a) Individual MSN construction. Different metrics are extracted from dMRI and sMRI data. The same parcellation is applied to all image types and the average metric values are computed for each ROI. A MSN (represented here as a connectivity matrix) is built by computing the Pearson correlation between the vectors of metrics of each pair of ROIs. b) Training of a predictive model (here for PMA at scan) from individual MSNs. The inter-regional correlations are used as predictor variables in a machine learning model. The performance of the model is evaluated on an independent test set.
Fig. 4
Fig. 4
Histograms of the performance of the 73 models compared in the backward feature selection scheme for the age prediction task (a) and for the classification task (b). Bars are grouped by the number of modalities included in the models.
Fig. 5
Fig. 5
a) Average MSN computed across all subjects using the combination of features selected through the backward feature selection scheme for the age prediction task (Volume, FA, MD, AD, MK, υiso, ODIP). b) Correlation between each connection weight (inter-regional similarity) shown in (a) and PMA at scan across subjects. c) Average MSN computed across all subjects using the combination of features selected through the backward feature selection scheme for the classification task (Volume, T1/T2, FA, MD, AD, RD, MK, υic, υiso, ODIP, ODITOT). d) Correlation between each connection weight (inter-regional similarity) shown in (c) and PMA at birth across subjects. Connections that were identified as predictive features by the models are highlighted in black. ROIs are ordered as in Supplementary Table S1.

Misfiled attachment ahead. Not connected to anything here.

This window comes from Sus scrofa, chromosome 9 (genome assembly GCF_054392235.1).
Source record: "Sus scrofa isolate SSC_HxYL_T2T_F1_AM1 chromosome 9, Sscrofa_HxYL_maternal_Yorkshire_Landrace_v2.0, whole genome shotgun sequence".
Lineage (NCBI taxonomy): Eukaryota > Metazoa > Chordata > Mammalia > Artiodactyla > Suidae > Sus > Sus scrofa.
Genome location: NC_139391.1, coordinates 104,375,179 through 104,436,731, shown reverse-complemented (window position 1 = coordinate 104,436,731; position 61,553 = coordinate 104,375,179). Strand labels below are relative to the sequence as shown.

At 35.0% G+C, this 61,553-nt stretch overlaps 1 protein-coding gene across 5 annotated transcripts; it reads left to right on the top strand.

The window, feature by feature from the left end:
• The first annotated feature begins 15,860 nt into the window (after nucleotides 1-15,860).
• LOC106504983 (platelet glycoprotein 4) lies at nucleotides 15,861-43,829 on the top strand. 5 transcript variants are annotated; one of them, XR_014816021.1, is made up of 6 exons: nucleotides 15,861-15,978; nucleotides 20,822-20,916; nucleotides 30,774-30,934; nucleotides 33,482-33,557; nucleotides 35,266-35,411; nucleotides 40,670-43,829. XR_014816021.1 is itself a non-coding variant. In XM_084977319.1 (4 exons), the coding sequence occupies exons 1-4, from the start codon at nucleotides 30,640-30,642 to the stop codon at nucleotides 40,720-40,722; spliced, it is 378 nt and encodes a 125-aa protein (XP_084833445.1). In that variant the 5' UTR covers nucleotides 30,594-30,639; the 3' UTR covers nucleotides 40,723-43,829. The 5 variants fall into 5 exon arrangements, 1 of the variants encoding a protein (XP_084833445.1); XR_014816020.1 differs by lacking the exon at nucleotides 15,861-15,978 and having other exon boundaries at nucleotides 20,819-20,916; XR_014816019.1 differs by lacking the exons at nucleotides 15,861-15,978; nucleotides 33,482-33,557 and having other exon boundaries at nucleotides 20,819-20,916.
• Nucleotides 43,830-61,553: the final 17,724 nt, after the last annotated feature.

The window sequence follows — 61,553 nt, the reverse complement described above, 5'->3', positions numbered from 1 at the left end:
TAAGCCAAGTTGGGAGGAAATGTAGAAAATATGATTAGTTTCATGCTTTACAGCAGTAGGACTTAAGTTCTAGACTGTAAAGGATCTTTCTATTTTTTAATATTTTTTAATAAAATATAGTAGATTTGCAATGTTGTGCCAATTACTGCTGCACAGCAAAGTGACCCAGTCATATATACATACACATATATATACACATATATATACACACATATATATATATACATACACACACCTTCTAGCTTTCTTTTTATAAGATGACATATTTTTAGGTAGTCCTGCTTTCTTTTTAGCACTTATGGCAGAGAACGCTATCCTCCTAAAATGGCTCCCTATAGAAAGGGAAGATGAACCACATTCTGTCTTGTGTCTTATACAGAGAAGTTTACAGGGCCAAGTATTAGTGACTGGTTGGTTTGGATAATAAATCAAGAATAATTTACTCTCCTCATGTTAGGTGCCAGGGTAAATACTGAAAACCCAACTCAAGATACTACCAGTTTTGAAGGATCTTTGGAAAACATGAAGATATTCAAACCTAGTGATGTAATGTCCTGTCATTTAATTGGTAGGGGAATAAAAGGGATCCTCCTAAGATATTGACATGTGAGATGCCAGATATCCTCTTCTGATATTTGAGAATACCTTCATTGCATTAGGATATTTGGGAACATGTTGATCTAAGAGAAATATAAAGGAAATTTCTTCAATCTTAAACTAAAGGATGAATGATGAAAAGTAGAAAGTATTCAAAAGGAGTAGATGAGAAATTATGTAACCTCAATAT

Fig. 6
Fig. 6
Null distributions computed over 1000 random permutations of the target variable for the age prediction (a) and the classification tasks (b). The red dotted lines indicate the performances of our models. (For interpretation of the references to colour in this figure legend, the reader is referred to the web version of this article.)
Fig. 7
Fig. 7
Chord diagram showing MSN edges used for age prediction in at least 99% of regression models in the cross-validation folds. Connections shown in gray are inter-regional similarities that increase with chronological age, while connections in red are inter-regional similarities that decrease with chronological age. The edge width is proportional to the correlation between inter-regional similarities and PMA. The left side of the diagram corresponds to the left side of the brain. Abbreviations for ROI names are explained in Supplementary Table S1. (For interpretation of the references to colour in this figure legend, the reader is referred to the web version of this article.)
Fig. 8
Fig. 8
MSN edges showing a divergent pattern of morphological properties in term and preterm infants in at least 99% of classification models in the cross-validation folds. Gray connections indicate inter-regional similarities that are greater in the preterm group, while red connections are greater in the term group. The edge width is proportional to the correlation between inter-regional similarities and prematurity. The left side of the diagram corresponds to the left side of the brain. Abbreviations for ROI names are explained in Supplementary Table S1. (For interpretation of the references to colour in this figure legend, the reader is referred to the web version of this article.)